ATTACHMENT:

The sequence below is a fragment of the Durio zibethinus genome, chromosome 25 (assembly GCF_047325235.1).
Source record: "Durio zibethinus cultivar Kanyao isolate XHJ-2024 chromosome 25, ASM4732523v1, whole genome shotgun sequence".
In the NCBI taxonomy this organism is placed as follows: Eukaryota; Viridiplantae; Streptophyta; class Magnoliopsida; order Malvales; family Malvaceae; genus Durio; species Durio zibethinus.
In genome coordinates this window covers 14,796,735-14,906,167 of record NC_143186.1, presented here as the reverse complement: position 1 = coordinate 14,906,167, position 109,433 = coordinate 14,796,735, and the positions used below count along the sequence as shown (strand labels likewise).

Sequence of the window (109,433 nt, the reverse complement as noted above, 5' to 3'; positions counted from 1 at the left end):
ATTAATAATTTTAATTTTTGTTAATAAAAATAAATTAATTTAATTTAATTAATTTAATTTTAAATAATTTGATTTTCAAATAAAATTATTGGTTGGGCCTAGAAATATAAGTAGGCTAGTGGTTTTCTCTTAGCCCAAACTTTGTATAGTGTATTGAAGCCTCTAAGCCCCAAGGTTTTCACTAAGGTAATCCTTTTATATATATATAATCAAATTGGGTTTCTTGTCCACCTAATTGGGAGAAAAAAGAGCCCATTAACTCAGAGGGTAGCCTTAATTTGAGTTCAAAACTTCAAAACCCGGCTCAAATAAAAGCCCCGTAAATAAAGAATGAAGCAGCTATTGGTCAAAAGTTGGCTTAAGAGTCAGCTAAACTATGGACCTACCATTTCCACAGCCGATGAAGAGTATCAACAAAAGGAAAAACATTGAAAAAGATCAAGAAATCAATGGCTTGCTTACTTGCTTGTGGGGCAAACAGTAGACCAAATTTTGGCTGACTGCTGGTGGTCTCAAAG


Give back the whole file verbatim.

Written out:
The sequence below is a fragment of the Durio zibethinus genome, chromosome 25 (assembly GCF_047325235.1).
Source record: "Durio zibethinus cultivar Kanyao isolate XHJ-2024 chromosome 25, ASM4732523v1, whole genome shotgun sequence".
In the NCBI taxonomy this organism is placed as follows: Eukaryota; Viridiplantae; Streptophyta; class Magnoliopsida; order Malvales; family Malvaceae; genus Durio; species Durio zibethinus.
In genome coordinates this window covers 14,796,735-14,906,167 of record NC_143186.1, presented here as the reverse complement: position 1 = coordinate 14,906,167, position 109,433 = coordinate 14,796,735, and the positions used below count along the sequence as shown (strand labels likewise).

Sequence of the window (109,433 nt, the reverse complement as noted above, 5' to 3'; positions counted from 1 at the left end):
ATTAATAATTTTAATTTTTGTTAATAAAAATAAATTAATTTAATTTAATTAATTTAATTTTAAATAATTTGATTTTCAAATAAAATTATTGGTTGGGCCTAGAAATATAAGTAGGCTAGTGGTTTTCTCTTAGCCCAAACTTTGTATAGTGTATTGAAGCCTCTAAGCCCCAAGGTTTTCACTAAGGTAATCCTTTTATATATATATAATCAAATTGGGTTTCTTGTCCACCTAATTGGGAGAAAAAAGAGCCCATTAACTCAGAGGGTAGCCTTAATTTGAGTTCAAAACTTCAAAACCCGGCTCAAATAAAAGCCCCGTAAATAAAGAATGAAGCAGCTATTGGTCAAAAGTTGGCTTAAGAGTCAGCTAAACTATGGACCTACCATTTCCACAGCCGATGAAGAGTATCAACAAAAGGAAAAACATTGAAAAAGATCAAGAAATCAATGGCTTGCTTACTTGCTTGTGGGGCAAACAGTAGACCAAATTTTGGCTGACTGCTGGTGGTCTCAAAG